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CDC offers guidance for evaluating patients with post-COVID conditions

June 16, 2021

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The Centers for Disease Control and Prevention (CDC) has developed interim guidance to assist health care providers in evaluating patients with post-COVID conditions, including new, returning and ongoing health problems occurring more than four weeks after infection with SARS-CoV-2.

The guidance refers to “post-COVID conditions” as the umbrella term for physical and mental health consequences experienced by individuals after SARS-CoV-2 infection, including patients who initially had mild or asymptomatic acute infection. The frequency and severity of post-COVID conditions in children and adolescents are unknown, according to the CDC.

According to CDC, there are multiple possible onset patterns for post-COVID conditions including, but not limited to: “(A) persistent symptoms and conditions that begin at the time of acute COVID-19 illness; (B) new-onset late sequelae following asymptomatic disease or a period of acute symptom relief or remission; or (C) an evolution of symptoms and conditions that include some persistent symptoms (e.g., shortness of breath) with the addition of new symptoms or conditions over time (e.g., cognitive difficulties).”

Some post-COVID conditions share similarities with other post-viral syndromes like myalgic encephalomyelitis/chronic fatigue syndrome (ME/CFS), dysautonomia (e.g., postural orthostatic tachycardia syndrome) or mast cell activation syndrome, according to the guidance. “Understanding of post-COVID conditions remains incomplete and guidance for health care professionals will likely change over time as the evidence evolves.”

Primary care providers will play a key role in managing many patients with post-COVID conditions, also called “long COVID,” according to the CDC. Providers are encouraged to use patient-centered approaches to optimize quality of life and function. This approach will allow health care providers and patients to use shared decision-making and focus on treating specific symptoms or conditions, within the medical home model. A comprehensive management plan to improve physical, mental and social well-being also may be helpful.

Evidence suggests that post-COVID conditions occur in children and adolescents but the true frequency and severity are unknown at his time. Peter C. Rowe, M.D., FAAP, an expert on post-COVID conditions who contributed to the CDC interim guidance, said pediatricians are in an ideal position to identify and care for children with impairments following COVID-19.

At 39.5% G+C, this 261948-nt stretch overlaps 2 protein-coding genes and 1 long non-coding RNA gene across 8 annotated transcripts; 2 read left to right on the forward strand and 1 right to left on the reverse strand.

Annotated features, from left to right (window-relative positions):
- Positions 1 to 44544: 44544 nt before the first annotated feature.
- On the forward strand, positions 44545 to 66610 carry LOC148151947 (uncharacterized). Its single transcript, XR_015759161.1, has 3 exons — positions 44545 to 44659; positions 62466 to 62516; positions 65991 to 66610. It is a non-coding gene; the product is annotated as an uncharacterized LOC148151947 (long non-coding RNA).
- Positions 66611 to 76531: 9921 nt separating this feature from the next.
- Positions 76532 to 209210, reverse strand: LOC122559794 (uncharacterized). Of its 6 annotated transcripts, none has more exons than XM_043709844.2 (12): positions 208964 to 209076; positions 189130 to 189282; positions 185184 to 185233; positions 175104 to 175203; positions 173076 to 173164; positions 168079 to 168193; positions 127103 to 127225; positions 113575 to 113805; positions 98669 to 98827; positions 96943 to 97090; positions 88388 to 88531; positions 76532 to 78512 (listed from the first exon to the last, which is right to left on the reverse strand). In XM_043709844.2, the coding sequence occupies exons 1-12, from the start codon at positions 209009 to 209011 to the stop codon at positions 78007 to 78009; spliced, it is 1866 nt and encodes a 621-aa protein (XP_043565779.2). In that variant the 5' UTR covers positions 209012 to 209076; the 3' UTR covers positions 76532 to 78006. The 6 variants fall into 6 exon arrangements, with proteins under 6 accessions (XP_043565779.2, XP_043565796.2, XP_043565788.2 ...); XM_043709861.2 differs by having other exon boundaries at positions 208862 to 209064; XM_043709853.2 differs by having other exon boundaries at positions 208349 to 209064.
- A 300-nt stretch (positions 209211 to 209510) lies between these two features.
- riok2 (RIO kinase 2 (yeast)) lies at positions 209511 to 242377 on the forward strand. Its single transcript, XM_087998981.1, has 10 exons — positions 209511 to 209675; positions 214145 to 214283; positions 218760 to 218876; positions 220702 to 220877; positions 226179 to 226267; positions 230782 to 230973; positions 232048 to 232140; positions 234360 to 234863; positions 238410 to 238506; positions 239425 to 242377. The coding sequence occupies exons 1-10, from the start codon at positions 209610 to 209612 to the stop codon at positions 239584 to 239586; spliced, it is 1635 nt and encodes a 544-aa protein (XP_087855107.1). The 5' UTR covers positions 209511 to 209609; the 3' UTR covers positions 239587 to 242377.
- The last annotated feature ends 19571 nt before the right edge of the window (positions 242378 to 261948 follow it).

Role of pediatricians

The guidance includes a suggested evaluation of patients that involves obtaining a thorough history, including COVID-19 disease course, severity of illness, treatment received and a timeline of the emergence of acute- and post-illness symptoms. It includes a list of symptoms commonly reported by people with post-COVID conditions (see table) and system-based conditions reported following SARS-CoV-2 infection.

Health care providers should:

  • use patient history, examination and clinical findings to guide laboratory testing,
  • be judicious about use of imaging in children and
  • listen to patients’ experiences and avoid dismissing patients whose diagnostic testing results are within normal ranges.

“One of the most important things we can do is to validate their experience and believe what they are telling us, as the post-COVID symptoms are not random complaints but often are monotonously consistent from one child to the next,” said Dr. Rowe.

To lessen the burden on patients with limited energy from post-COVID conditions, the guidance supports use of telehealth for follow-up. “Although an in-person initial assessment might be ideal, under some circumstances it may not be possible. Evaluation and care should not be delayed if only telemedicine options are available.”

Table. Common symptoms among people with post-COVID conditions
  • dyspnea or increased respiratory effort
  • fatigue
  • post-exertional malaise* and/or poor endurance
  • “brain fog,” cognitive impairment
  • cough
  • chest pain
  • headache
  • palpitations and/or tachycardia
  • arthralgia
  • myalgia
  • paresthesia
  • abdominal pain
  • diarrhea
  • insomnia and other sleep difficulties
  • fever
  • lightheadedness
  • impaired daily function and mobility
  • pain
  • rash (e.g., urticaria)
  • mood changes
  • anosmia or dysgeusia
  • menstrual cycle irregularities
*Post-exertional malaise is the worsening of symptoms following even minor physical or mental exertion, with symptoms typically worsening 12 to 48 hours after activity and lasting for days or even weeks.
Source: Centers for Disease Control and Prevention
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